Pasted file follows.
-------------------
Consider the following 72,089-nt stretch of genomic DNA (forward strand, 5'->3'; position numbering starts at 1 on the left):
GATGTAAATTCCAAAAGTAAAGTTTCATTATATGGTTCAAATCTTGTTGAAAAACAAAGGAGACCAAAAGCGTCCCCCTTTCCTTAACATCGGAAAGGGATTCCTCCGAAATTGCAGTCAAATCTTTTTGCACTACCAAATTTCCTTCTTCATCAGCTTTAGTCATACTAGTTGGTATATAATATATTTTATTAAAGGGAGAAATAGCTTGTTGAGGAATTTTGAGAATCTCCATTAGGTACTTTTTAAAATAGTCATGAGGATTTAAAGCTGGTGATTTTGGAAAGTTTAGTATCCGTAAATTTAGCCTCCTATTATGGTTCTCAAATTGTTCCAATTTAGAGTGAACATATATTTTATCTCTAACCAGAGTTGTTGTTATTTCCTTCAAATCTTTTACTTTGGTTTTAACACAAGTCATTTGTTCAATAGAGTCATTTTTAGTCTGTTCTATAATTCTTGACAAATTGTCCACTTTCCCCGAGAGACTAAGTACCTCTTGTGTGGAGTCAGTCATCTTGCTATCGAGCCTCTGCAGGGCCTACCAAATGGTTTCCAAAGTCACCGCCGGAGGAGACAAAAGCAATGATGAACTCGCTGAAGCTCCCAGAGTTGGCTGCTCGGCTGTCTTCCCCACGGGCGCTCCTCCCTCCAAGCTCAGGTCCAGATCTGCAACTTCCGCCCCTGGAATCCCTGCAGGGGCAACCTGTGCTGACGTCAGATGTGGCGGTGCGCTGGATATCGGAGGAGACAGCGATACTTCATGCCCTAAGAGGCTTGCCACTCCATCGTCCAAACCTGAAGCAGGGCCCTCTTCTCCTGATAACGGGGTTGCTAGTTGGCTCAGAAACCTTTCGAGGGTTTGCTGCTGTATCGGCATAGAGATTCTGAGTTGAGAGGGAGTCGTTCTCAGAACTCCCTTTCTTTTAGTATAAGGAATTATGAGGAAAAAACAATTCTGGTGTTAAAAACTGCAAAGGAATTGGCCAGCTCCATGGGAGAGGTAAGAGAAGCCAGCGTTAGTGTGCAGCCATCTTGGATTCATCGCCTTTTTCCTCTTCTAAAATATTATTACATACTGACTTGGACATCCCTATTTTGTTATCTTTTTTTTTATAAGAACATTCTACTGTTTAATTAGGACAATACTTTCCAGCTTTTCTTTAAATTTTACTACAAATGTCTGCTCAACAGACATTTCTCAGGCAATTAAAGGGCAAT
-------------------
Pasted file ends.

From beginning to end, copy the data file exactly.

Consider the following 72,089-nt stretch of genomic DNA (forward strand, 5'->3'; position numbering starts at 1 on the left):
GATGTAAATTCCAAAAGTAAAGTTTCATTATATGGTTCAAATCTTGTTGAAAAACAAAGGAGACCAAAAGCGTCCCCCTTTCCTTAACATCGGAAAGGGATTCCTCCGAAATTGCAGTCAAATCTTTTTGCACTACCAAATTTCCTTCTTCATCAGCTTTAGTCATACTAGTTGGTATATAATATATTTTATTAAAGGGAGAAATAGCTTGTTGAGGAATTTTGAGAATCTCCATTAGGTACTTTTTAAAATAGTCATGAGGATTTAAAGCTGGTGATTTTGGAAAGTTTAGTATCCGTAAATTTAGCCTCCTATTATGGTTCTCAAATTGTTCCAATTTAGAGTGAACATATATTTTATCTCTAACCAGAGTTGTTGTTATTTCCTTCAAATCTTTTACTTTGGTTTTAACACAAGTCATTTGTTCAATAGAGTCATTTTTAGTCTGTTCTATAATTCTTGACAAATTGTCCACTTTCCCCGAGAGACTAAGTACCTCTTGTGTGGAGTCAGTCATCTTGCTATCGAGCCTCTGCAGGGCCTACCAAATGGTTTCCAAAGTCACCGCCGGAGGAGACAAAAGCAATGATGAACTCGCTGAAGCTCCCAGAGTTGGCTGCTCGGCTGTCTTCCCCACGGGCGCTCCTCCCTCCAAGCTCAGGTCCAGATCTGCAACTTCCGCCCCTGGAATCCCTGCAGGGGCAACCTGTGCTGACGTCAGATGTGGCGGTGCGCTGGATATCGGAGGAGACAGCGATACTTCATGCCCTAAGAGGCTTGCCACTCCATCGTCCAAACCTGAAGCAGGGCCCTCTTCTCCTGATAACGGGGTTGCTAGTTGGCTCAGAAACCTTTCGAGGGTTTGCTGCTGTATCGGCATAGAGATTCTGAGTTGAGAGGGAGTCGTTCTCAGAACTCCCTTTCTTTTAGTATAAGGAATTATGAGGAAAAAACAATTCTGGTGTTAAAAACTGCAAAGGAATTGGCCAGCTCCATGGGAGAGGTAAGAGAAGCCAGCGTTAGTGTGCAGCCATCTTGGATTCATCGCCTTTTTCCTCTTCTAAAATATTATTACATACTGACTTGGACATCCCTATTTTGTTATCTTTTTTTTTATAAGAACATTCTACTGTTTAATTAGGACAATACTTTCCAGCTTTTCTTTAAATTTTACTACAAATGTCTGCTCAACAGACATTTCTCAGGCAATTAAAGGGCAAT